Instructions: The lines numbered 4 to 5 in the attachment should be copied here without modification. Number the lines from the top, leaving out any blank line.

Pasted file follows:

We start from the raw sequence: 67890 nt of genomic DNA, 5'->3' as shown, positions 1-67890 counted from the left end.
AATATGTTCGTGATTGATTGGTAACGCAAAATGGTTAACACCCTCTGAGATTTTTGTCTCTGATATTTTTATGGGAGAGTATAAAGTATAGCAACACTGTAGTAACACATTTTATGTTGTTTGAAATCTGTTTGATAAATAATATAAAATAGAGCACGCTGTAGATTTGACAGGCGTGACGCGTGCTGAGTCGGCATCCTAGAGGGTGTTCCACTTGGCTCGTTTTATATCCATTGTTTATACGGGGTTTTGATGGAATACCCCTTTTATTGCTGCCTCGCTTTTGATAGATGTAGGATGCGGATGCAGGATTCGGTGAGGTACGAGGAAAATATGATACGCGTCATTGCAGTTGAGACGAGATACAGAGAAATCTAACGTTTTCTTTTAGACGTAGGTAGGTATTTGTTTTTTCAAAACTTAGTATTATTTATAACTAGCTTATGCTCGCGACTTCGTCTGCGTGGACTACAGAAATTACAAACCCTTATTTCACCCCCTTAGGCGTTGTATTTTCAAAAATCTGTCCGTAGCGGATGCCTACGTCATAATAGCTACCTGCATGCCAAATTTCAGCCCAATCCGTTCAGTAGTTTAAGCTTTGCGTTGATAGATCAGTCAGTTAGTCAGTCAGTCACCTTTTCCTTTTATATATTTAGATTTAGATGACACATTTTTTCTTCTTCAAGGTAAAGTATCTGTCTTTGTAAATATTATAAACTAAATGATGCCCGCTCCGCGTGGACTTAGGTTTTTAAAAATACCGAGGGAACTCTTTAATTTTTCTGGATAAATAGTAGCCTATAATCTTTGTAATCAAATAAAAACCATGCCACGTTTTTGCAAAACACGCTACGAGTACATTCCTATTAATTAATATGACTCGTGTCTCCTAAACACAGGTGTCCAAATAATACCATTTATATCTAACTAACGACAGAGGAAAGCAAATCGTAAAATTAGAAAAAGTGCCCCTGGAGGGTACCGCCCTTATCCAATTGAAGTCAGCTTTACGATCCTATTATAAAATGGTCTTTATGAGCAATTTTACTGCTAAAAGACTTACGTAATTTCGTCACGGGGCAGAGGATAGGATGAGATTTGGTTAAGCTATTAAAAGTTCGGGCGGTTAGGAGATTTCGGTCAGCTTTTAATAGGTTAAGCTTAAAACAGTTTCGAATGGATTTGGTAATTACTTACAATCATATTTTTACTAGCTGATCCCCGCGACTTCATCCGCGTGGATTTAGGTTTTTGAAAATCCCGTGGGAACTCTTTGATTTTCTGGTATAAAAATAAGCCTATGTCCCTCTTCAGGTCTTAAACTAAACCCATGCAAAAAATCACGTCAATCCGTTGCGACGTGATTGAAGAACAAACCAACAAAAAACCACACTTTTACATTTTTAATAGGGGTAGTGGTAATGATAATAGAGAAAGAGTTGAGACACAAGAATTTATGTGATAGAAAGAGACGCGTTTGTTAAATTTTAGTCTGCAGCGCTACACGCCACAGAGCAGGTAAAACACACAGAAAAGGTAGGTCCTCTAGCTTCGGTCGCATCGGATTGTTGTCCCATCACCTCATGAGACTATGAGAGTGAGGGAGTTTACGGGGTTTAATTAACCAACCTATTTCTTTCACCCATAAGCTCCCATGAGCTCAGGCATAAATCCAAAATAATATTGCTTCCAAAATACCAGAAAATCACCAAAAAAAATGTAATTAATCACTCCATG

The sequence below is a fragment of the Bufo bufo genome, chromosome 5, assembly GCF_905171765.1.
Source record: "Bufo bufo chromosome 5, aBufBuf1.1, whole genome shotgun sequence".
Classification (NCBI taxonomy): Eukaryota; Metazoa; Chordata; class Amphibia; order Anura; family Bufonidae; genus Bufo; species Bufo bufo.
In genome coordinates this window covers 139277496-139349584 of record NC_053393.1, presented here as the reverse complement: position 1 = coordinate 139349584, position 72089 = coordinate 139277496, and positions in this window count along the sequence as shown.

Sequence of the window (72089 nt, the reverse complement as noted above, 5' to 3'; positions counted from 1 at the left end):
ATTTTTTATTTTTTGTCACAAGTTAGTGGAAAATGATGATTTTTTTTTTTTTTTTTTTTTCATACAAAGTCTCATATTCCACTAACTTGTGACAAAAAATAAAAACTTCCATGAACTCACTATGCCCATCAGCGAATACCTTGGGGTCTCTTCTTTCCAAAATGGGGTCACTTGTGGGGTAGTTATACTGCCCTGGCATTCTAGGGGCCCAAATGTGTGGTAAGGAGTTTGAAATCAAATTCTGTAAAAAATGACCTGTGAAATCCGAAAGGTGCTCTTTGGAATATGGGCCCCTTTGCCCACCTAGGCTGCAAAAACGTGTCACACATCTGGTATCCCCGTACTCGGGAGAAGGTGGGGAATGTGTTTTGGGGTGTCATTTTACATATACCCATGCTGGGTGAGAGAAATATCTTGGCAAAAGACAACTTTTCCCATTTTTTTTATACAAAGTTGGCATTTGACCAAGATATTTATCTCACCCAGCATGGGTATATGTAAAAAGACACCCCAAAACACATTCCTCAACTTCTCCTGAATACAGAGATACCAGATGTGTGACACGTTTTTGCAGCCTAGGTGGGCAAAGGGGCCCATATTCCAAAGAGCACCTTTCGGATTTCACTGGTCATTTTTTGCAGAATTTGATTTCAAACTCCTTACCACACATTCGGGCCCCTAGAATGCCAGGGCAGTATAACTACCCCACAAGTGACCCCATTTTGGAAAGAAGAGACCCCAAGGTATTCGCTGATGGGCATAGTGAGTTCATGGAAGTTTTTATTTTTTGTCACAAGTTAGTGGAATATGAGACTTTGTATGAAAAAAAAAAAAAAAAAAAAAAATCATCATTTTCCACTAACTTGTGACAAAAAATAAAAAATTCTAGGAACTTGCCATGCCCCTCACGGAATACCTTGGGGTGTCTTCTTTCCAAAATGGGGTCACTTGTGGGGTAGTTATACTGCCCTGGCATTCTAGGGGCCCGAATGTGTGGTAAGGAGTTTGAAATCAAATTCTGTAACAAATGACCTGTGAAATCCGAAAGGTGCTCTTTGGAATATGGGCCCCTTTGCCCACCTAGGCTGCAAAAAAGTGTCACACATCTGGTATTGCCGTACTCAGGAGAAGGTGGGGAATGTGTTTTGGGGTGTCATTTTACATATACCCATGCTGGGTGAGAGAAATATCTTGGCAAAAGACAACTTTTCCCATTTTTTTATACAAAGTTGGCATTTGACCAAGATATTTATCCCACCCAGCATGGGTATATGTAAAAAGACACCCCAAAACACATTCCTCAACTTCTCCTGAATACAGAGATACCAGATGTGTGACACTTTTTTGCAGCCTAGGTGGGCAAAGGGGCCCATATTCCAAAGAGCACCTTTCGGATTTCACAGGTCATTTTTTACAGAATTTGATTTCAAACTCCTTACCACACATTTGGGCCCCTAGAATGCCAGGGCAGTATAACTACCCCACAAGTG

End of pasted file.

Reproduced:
Source record: "Bufo bufo chromosome 5, aBufBuf1.1, whole genome shotgun sequence".
Classification (NCBI taxonomy): Eukaryota; Metazoa; Chordata; class Amphibia; order Anura; family Bufonidae; genus Bufo; species Bufo bufo.